Same-sex couples could soon have their marriages blessed in the Roman Catholic Church, as Pope Francis considers same-sex unions ahead of a major meeting.
A letter from the pope, released by the Vatican on Monday, suggests the church will review whether same-sex marriages could be blessed in the church, breaking long-standing opposition to such unions. In July, Francis wrote an initial response to questions posed to him by five cardinals from the United States, Africa, Asia and Europe asking him to affirm the church’s teachings on LGBTQ, the role of women, the authority of the pope and other issues.
The cardinals’ questions came ahead of a major three-week meeting at the Vatican, called a synod, where LGBTQ+ Catholics and their place in the church are on the agenda.
LGBTQ+ rights groups are already applauding the Pope’s unprecedented move.
“The assignment for pastoral ministers to bless same-sex couples means that the church effectively recognizes that holy love can exist between same-sex couples, and the love of these couples reflects the love of God,” said Francis DeBernardo, director executive of New Ways Ministry, a Catholic advocacy group for the LGBTQ+ community, said in a statement. “Those recognitions, while not exactly what LGBTQ+ Catholics would want, are a huge step forward toward fuller and more comprehensive equality.”
What is the current position of the Catholic Church on same-sex marriage?
Francis, who became head of the Catholic Church in 2013, has supported same-sex couples receiving the legal benefits of marriage. Since his papal inauguration, more than a dozen countries, including the United States, have legalized gay marriage.
Some Catholic priests in Europe have also blessed same-sex couples without Vatican censure. But the Congregation for the Doctrine of the Faith, the body responsible for promoting and defending Catholic beliefs, has said that “God cannot bless sin” in response to same-sex marriages.
Marianne Duddy-Burke, executive director of DignityUSA, said the letter from the five cardinals spoke of their hope to return to a stricter church that many Catholics saw under Pope St. John Paul II or Pope Benedict XVI, who appointed the five cardinals.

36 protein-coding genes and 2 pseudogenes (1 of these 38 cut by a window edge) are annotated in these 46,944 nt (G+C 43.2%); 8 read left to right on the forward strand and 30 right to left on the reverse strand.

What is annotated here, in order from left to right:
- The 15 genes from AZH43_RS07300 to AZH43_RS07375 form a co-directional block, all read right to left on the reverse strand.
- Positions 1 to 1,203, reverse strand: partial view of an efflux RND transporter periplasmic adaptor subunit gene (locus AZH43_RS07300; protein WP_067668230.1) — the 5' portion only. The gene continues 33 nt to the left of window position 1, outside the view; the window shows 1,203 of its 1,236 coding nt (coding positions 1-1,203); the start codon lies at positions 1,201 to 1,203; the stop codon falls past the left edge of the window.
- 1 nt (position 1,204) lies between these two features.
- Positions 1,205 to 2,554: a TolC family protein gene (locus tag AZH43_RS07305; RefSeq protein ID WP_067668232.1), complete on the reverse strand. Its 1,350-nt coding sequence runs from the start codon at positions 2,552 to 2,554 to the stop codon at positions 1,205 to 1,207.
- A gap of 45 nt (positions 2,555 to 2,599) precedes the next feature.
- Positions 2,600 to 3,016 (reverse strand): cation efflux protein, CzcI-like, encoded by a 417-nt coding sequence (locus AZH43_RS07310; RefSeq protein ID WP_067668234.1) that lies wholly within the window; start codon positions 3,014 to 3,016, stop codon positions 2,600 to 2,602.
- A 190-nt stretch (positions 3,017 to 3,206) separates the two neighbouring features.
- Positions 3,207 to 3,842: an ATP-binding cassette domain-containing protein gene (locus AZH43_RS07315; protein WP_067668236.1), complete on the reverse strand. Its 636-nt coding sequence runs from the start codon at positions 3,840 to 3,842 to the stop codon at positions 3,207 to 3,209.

“He seemed to express a lot of fear that the synod would lead to profound changes in the church,” Duddy-Burke said.
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The five cardinals are Cardinal Walter Brandmueller of Germany, a former Vatican historian; Raymond Burke of the United States, who was reassigned from his position on the Vatican’s canon law tribunal; Juan Sandoval of Mexico, retired archbishop of Guadalajara; Robert Sarah of Guinea, retired head of the Vatican liturgy office; and Joseph Zen, retired archbishop of Hong Kong.
The possible movement within the Church came to a head after the five priests initially sent a letter to the Pope in the summer, to which he responded in July. They then reviewed their questions and asked Francisco for a yes or no answer. Without a definitive position from Francis, the cardinals posted their questions with a warning to other Catholics about the possible change of religion on Cardinal Burke’s website.
Francis’ response, hours later, urged the cardinals not to be afraid of the synod. In it, he said that pastoral charity requires patience and understanding, but priests cannot become judges “who only dent, reject and exclude.”
“For this reason, pastoral prudence must adequately discern whether there are forms of blessing, requested by one or more people, that do not convey an erroneous conception of marriage,” Francis wrote. “Because when you ask for a blessing you are expressing a request for help from God, a plea to be able to live better, a trust in a father who can help us live better.”
LGBTQ+ Catholics eager to know Pope Francis’ position
Duddy-Burke is one of many Catholics around the world who were married in church and the ceremony was blessed by a priest. She and his wife will celebrate their 20th anniversary this month and being able to celebrate their wedding in a church meant a lot to them and their families.
Not all LGBTQ+ Catholics can celebrate that.
Duddy-Burke said Catholics consider marriage blessings to be important and fundamental to their lives.
“I have attended many ceremonies where one member is Catholic and the joy their family members have is so palpable, but there is often lament that it cannot be held in a Catholic church and the priest cannot sign the marriage licenses. Duddy-Burke said.
Sarah Kate Ellis, president and CEO of GLAAD, said in a statement that the pope’s response urges Catholics to accept LGBTQ+ people.
Meanwhile, Francis has pressed leaders not to deny or punish LGBTQ+ people as anti-gay laws are passed around the world.
The International Lesbian, Gay, Bisexual, Trans and Intersex Association found that 64 of the United Nations’ 193 countries criminalize same-sex acts through imprisonment, caning and even death.
“Pope Francis’ leadership recognizes the lived reality that LGBTQ people exist, that we form partnerships and families, and that we need the support of our communities, including our churches,” he said. “This is not a full recognition of marriage, but it will make a significant difference in the lives of LGBTQ families and create a Catholic Church open to all, regardless of sexual orientation and gender identity.”
Duddy-Burke said the Catholic Church today is more progressive than before because of the grassroots efforts of local churches.
Church leaders in the United States, Germany and Belgium are among many who have blessed same-sex marriages without punishment from the Vatican.
The decision to bless same-sex unions could help the church become more engaged with the world, advocates say.
“It’s meant to open a door that’s been closed for a long time to same-sex couples,” Duddy-Burke said.